Virtual colonoscopy is an effective screening tool for older patients with colorectal cancer, reported researchers from the University of Wisconsin School of Medicine and Public Health.

In a study of an older screening group, patients aged 65-79 years old, researchers analyzed performance and program outcome of various computed tomographic colonography (CTC) and found that the procedure was a safe and effective colorectal cancer screening tool for the older individual. The study also revealed that there was no significant difference in the way CTC performed in older patients as compared with younger patients.

“The lack of complications, particularly no perforations, attests to the safety of this procedure even in the older population,” explained David Kim, MD, principal investigator of the study. “Given what we know of the increasing risk for complications for optical colonoscopy in older patients, perhaps we such consider CT colonography more strongly in this particular group.”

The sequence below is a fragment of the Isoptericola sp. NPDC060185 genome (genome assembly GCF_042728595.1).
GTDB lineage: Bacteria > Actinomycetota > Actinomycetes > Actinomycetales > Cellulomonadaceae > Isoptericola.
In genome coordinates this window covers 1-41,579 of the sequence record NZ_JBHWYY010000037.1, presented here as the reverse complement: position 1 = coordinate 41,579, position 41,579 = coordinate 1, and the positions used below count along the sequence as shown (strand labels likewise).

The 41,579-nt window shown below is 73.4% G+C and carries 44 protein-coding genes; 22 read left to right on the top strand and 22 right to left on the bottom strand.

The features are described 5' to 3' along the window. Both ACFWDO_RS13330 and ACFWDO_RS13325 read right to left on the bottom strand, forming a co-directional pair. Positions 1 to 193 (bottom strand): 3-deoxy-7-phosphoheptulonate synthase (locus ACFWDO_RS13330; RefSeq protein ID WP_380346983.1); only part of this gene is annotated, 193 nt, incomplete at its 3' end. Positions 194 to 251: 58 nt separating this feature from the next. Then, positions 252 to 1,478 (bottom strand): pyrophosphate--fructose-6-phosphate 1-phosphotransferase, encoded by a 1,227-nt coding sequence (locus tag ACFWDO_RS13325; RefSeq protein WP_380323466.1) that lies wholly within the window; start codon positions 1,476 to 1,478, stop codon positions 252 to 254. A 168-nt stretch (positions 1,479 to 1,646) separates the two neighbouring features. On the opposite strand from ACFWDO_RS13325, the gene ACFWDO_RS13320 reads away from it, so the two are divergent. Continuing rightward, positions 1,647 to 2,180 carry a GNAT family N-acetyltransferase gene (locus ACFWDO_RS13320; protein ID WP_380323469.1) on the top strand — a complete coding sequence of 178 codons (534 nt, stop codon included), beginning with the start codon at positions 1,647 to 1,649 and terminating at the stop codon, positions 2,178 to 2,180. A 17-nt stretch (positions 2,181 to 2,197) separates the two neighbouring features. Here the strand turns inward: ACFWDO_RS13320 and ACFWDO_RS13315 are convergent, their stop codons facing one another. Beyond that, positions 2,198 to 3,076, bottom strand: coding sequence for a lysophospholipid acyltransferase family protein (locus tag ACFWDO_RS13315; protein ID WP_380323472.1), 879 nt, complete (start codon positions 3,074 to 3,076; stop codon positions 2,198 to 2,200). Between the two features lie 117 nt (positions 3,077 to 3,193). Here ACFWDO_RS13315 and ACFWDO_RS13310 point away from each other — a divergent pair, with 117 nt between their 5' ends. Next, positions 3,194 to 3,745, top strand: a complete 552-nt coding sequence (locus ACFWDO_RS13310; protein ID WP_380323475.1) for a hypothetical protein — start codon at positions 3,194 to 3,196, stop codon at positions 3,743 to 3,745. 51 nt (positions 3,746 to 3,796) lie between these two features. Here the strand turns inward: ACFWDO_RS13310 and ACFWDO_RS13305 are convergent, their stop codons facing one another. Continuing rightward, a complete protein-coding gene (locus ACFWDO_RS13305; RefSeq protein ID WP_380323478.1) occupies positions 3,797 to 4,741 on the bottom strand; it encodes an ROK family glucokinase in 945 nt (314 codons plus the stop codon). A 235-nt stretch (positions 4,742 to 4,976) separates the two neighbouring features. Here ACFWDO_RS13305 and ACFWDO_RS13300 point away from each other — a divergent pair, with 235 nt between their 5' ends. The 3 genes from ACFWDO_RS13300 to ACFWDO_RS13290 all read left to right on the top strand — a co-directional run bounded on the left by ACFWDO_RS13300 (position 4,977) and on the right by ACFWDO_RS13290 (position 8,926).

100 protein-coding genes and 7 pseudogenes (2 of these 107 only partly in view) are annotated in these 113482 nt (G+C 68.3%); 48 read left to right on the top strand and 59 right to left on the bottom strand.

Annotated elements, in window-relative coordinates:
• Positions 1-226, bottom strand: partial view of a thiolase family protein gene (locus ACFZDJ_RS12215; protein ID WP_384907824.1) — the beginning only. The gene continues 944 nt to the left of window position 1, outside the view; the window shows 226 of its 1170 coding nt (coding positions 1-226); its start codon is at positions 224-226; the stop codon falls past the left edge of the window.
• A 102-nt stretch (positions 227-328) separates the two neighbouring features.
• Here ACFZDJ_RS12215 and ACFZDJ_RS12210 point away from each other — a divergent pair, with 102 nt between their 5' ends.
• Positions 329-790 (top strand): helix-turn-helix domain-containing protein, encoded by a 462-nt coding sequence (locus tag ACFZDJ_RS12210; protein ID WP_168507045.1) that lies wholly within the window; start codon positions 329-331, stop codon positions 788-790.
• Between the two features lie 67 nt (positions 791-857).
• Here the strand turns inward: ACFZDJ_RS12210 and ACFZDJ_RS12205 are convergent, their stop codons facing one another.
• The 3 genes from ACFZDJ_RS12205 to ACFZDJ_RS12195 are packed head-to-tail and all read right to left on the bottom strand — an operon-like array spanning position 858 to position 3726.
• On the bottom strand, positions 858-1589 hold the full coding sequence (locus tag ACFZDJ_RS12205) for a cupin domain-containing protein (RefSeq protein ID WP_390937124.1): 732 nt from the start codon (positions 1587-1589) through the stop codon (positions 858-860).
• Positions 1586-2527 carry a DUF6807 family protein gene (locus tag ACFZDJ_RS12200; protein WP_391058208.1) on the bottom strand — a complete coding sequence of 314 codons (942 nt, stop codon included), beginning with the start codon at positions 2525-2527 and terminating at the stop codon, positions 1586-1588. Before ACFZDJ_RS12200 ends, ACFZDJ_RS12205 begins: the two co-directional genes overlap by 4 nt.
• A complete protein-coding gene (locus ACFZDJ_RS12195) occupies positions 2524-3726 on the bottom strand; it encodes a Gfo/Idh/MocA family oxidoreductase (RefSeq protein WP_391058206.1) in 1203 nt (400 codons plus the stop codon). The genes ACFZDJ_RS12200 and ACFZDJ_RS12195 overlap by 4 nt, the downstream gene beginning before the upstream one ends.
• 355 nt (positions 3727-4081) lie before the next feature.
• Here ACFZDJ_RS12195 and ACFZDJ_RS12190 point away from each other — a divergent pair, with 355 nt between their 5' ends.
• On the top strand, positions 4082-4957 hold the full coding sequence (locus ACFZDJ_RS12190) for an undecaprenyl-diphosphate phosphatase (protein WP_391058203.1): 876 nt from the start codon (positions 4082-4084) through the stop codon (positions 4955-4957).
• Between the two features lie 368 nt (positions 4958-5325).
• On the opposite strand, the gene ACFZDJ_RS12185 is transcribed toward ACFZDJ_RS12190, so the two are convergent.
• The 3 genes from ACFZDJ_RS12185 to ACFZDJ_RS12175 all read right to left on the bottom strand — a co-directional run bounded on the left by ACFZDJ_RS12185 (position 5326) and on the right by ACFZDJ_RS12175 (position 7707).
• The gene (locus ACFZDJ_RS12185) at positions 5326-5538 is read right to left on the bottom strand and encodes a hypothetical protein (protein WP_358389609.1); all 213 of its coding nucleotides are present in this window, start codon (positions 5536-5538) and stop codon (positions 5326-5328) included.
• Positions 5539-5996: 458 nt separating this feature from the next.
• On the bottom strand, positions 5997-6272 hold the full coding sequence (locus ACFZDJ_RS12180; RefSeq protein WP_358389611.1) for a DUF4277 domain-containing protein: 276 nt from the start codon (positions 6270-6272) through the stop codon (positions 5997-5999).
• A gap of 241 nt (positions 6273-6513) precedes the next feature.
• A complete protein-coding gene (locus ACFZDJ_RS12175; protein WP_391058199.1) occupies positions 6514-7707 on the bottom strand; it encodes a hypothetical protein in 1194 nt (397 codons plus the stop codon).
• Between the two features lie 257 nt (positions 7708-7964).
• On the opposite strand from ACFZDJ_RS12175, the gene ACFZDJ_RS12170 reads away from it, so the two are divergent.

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According to the press release announcing the findings, the vast majority of those ≥ 50 years old who should be screened for the disease are not being tested—possibly due to the cost, inconvenience, and safety concerns associated with current screening exams.

“This study shows that CTC is a viable screening exam in all age groups. We are hopeful, now that the remaining questions regarding older patients have been answered, patients will have wider access to the CTC, more will be screened for colorectal cancer, and more lives can be saved as a result,” Dr Kim concluded.

The study’s findings were published in Radiology (2010;254[2]:493-500).